This holiday season one of the top tech toys on everyone’s list is a tablet. But with the veritable glut of models, manufacturers aren’t making it easy to choose which one to buy. For instance, Samsung has two very similar tablets: the Samsung Galaxy Tab 10.1 and the Galaxy Tab 7.0 Plus.
As their names imply, the Galaxy Tab 10.1 has a touchscreen whose diameter measures 10.1 inches, and the Tab 7.0 Plus is a smaller, more compact 7-inches. Under the hood, they share much of the same technology –1GB RAM and 16GB or 32GB of built-in memory (the Tab 10.1 also offers a 64GB model), dual-core processors, Wi-Fi, Bluetooth, GPS, front and back cameras, plus virtually identical-looking interfaces (although the Tab 10.1’s larger screen display has almost twice as many icons).
There are, however, some minor differences – the Tab 7.0 Plus’ CPU is slightly faster (1.2GHz verses 1.0GHz), its smaller screen displays less resolution (1024 x 600 pixels versus 1280 x 800 pixels) but a higher pixel density (170 pixels per inch verses the Tab 10.1’s 161ppi), its stereo speakers are somewhat smaller and tinnier, and its rechargeable lithium-polymer battery has a total capacity of 4000mHa, which lasts just over 8 hours, while the 10.1’s capacity is 7000 mHa, good for about 9 hours of power. The Tab 7.0 boots up from a cold start in 21.7 seconds, while the Tab 10.1 requires 35.3 seconds; both tablets wake up in less than 2 seconds. Like the iPad, the Galaxy 10.1 has no external storage capability, but the Tab 7.0 Plus features a micro-USB slot that allows users to boost storage memory up to 32 gigabytes. Also, the Tab 7.0 Plus comes equipped with a built-in infrared interface (more about this later).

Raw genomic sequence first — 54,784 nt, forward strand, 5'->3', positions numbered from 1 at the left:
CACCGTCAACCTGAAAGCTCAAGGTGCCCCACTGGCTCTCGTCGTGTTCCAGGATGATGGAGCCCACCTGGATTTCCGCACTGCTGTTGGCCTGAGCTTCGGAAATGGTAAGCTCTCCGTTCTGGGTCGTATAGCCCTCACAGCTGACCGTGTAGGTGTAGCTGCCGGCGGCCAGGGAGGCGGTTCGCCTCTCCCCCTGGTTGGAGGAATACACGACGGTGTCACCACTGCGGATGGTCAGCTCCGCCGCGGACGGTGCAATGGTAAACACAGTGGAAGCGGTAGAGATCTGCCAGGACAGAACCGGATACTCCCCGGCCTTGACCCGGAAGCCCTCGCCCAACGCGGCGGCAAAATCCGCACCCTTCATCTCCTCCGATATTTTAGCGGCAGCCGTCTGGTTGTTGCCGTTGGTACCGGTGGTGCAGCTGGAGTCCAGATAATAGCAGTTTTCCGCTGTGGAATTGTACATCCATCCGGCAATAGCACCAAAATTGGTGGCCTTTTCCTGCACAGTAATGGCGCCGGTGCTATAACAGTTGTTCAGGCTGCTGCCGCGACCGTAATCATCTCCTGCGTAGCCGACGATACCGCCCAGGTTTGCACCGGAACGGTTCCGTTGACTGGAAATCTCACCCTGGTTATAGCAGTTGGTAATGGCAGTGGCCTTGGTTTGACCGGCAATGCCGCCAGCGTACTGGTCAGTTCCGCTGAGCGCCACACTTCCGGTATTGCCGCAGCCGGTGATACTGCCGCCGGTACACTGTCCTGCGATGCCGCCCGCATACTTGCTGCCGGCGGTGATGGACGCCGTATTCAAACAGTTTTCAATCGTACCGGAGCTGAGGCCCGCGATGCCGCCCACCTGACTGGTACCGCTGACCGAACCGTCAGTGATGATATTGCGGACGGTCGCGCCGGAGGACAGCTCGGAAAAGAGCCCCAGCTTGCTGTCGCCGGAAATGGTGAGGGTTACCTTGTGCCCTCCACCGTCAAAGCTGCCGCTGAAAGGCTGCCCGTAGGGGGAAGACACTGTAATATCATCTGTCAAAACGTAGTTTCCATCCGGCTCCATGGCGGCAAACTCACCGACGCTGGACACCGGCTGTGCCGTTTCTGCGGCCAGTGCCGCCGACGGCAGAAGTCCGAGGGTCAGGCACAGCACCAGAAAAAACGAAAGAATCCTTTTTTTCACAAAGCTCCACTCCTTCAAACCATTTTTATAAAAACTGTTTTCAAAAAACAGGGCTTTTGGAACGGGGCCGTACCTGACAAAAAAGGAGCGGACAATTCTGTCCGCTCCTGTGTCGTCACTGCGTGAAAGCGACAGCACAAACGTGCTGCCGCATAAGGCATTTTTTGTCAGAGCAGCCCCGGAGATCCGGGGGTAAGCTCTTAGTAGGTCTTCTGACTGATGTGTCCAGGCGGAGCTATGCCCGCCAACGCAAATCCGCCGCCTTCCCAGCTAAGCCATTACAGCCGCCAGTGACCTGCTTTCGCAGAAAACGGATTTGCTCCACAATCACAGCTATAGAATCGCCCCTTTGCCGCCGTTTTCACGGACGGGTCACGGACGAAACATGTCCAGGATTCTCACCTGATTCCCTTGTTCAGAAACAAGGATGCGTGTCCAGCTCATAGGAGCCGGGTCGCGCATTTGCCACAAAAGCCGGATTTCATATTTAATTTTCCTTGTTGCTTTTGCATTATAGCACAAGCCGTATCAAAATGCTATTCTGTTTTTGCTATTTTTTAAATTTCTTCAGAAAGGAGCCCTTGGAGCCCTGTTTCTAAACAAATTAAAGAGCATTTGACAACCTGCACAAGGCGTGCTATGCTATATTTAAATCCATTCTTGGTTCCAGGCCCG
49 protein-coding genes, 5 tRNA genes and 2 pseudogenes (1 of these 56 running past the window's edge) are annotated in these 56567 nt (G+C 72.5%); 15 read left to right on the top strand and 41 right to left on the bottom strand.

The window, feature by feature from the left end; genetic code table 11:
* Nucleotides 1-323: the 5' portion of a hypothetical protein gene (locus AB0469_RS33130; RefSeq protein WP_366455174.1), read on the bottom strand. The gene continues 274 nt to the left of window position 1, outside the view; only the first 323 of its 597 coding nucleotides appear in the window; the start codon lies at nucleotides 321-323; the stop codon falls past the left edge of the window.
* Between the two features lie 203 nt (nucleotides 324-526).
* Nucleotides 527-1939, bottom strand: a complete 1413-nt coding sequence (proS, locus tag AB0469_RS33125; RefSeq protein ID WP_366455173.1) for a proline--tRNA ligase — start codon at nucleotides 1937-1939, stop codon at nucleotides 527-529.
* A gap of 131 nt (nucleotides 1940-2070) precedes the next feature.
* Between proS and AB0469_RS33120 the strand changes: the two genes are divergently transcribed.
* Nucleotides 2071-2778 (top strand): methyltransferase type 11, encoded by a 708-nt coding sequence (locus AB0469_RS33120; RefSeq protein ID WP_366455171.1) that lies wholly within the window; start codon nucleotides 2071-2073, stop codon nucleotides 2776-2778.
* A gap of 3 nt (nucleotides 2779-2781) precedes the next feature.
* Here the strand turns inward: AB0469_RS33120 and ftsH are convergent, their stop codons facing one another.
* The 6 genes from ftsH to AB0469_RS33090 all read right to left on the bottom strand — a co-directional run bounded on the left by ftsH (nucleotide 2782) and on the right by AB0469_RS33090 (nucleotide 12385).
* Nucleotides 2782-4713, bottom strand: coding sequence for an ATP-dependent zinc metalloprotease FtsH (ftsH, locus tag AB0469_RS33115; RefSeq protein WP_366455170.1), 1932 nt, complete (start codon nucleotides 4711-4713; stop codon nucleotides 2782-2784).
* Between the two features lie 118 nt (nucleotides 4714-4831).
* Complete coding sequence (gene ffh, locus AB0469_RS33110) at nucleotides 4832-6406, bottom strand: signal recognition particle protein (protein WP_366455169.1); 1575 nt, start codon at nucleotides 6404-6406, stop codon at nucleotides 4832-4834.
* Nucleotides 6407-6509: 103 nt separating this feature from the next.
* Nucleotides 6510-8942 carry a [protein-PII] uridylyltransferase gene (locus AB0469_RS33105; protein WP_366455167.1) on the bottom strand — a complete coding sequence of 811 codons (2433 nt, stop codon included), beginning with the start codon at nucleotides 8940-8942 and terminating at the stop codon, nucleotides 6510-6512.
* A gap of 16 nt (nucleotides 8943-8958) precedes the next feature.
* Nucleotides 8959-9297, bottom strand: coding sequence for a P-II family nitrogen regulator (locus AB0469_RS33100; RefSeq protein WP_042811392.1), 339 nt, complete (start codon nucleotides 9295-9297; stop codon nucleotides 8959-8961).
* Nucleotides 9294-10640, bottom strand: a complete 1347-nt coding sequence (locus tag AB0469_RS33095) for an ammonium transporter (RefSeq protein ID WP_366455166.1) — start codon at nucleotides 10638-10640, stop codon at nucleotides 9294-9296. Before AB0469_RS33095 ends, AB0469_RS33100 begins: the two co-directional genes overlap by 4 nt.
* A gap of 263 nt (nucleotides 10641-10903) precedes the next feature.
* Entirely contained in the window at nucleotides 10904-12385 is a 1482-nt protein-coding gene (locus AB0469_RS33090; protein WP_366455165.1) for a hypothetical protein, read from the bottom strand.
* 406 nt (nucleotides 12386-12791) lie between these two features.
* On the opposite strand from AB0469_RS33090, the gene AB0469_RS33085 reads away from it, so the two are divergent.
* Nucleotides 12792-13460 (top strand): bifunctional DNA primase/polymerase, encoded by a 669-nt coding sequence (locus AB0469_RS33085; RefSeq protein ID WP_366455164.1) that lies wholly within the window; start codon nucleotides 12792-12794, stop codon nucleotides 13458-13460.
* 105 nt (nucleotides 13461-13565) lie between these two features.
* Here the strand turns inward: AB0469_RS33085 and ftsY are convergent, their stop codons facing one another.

Another initial difference was that our Tab 7.0 Plus shipped with a more up-to-date OS – 3.2 (Honeycomb) as opposed to the Tab 10.1’s 3.1 (also Honeycomb). However, it took us only about 45 minutes to easily update the Tab 10.1 to Honeycomb.
Although it’s slightly thinner and lighter, the Galaxy Tab 10.1 has a very similar look and feel to Apple’s best-selling iPad. So similar, in fact, that Apple successfully obtained an injunction against Samsung in Australia banning sales of the Tab 10.1 on the grounds of patent infringement (also, in Germany, Apple forced Samsung to make certain hardware and software modifications to the Tab 10.1 before it could be marketed.) Where they differ is screen size and resolution – the iPad’s 9.7-inch screen displays 1024 x 768 pixels resolution, or 132 pixels per inch, while the Tab 10.1 slightly larger 10.1-inch screen is a more detailed 1280 x 800 pixels resolution, or 161 pixels per inch. Another difference is that both the Galaxy Tab 10.1 and Tab 7.0 Plus come with a utility called Swype, which allows the user to resize and move the tablet’s virtual keyboard, and allows swiping as well as pressing the keys.
How Do the Tabs Perform?
We found no practical performance differences – opening apps, Web browsing, email downloads, etc. -- between the iPad and the Tab 10.1, and by extension, the Tab 7.0 Plus. Though, the 7.0 Plus did outscore the Tab 10.1 in our benchmark tests.
Quadrant measures CPU, 3D, and memory performance. Higher numbers are better.
Our initial assumption was that the Tab 7.0 Plus is simply a smaller, lighter, marginally thicker, slightly more sophisticated version of the Tab 10.1. It’s that, and both a bit more, and less. Technically, the screen should be slightly sharper, able to display a little more detail. But after looking at downloaded and tablet-shot photos, and watching Netflix movies and YouTube videos, our visual evaluation is that the Tab 10.1’s graphics are marginally superior – the colors are more realistic, and the dynamic range (the ability to display detail in the highlights and shadows) greater. And with more than twice the display real estate offsetting the Tab 7 Plus’ higher pixel density, the Tab 10.1’s picture appears sharper and more detailed. While the angle of view seems the same, the Tab 7.0 is easier to view in bright sunlight. Alas, both screens are prone to fingerprints and smears, and are annoyingly reflective if not angled correctly.